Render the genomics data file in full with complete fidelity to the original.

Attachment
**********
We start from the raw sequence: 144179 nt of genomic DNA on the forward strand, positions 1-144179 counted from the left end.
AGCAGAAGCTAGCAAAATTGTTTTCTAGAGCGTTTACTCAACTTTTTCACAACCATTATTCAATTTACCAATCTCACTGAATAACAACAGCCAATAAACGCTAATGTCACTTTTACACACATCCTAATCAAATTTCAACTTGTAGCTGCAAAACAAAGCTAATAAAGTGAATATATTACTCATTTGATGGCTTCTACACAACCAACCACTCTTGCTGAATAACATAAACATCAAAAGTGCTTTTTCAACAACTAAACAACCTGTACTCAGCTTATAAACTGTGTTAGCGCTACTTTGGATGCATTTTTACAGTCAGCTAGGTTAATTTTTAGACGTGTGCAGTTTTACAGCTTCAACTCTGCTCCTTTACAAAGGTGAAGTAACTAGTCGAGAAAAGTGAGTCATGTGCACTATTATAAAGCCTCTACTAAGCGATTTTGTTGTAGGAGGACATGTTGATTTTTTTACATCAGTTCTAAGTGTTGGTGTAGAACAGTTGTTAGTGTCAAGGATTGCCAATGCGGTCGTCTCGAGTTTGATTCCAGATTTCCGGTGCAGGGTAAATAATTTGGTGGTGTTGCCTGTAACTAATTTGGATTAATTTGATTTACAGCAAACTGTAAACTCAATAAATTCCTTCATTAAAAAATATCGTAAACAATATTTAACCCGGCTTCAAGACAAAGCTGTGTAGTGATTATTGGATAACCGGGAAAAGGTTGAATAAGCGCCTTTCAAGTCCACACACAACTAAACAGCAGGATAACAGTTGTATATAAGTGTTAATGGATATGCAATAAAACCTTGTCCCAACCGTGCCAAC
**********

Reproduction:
We start from the raw sequence: 144179 nt of genomic DNA on the forward strand, positions 1-144179 counted from the left end.
AGCAGAAGCTAGCAAAATTGTTTTCTAGAGCGTTTACTCAACTTTTTCACAACCATTATTCAATTTACCAATCTCACTGAATAACAACAGCCAATAAACGCTAATGTCACTTTTACACACATCCTAATCAAATTTCAACTTGTAGCTGCAAAACAAAGCTAATAAAGTGAATATATTACTCATTTGATGGCTTCTACACAACCAACCACTCTTGCTGAATAACATAAACATCAAAAGTGCTTTTTCAACAACTAAACAACCTGTACTCAGCTTATAAACTGTGTTAGCGCTACTTTGGATGCATTTTTACAGTCAGCTAGGTTAATTTTTAGACGTGTGCAGTTTTACAGCTTCAACTCTGCTCCTTTACAAAGGTGAAGTAACTAGTCGAGAAAAGTGAGTCATGTGCACTATTATAAAGCCTCTACTAAGCGATTTTGTTGTAGGAGGACATGTTGATTTTTTTACATCAGTTCTAAGTGTTGGTGTAGAACAGTTGTTAGTGTCAAGGATTGCCAATGCGGTCGTCTCGAGTTTGATTCCAGATTTCCGGTGCAGGGTAAATAATTTGGTGGTGTTGCCTGTAACTAATTTGGATTAATTTGATTTACAGCAAACTGTAAACTCAATAAATTCCTTCATTAAAAAATATCGTAAACAATATTTAACCCGGCTTCAAGACAAAGCTGTGTAGTGATTATTGGATAACCGGGAAAAGGTTGAATAAGCGCCTTTCAAGTCCACACACAACTAAACAGCAGGATAACAGTTGTATATAAGTGTTAATGGATATGCAATAAAACCTTGTCCCAACCGTGCCAAC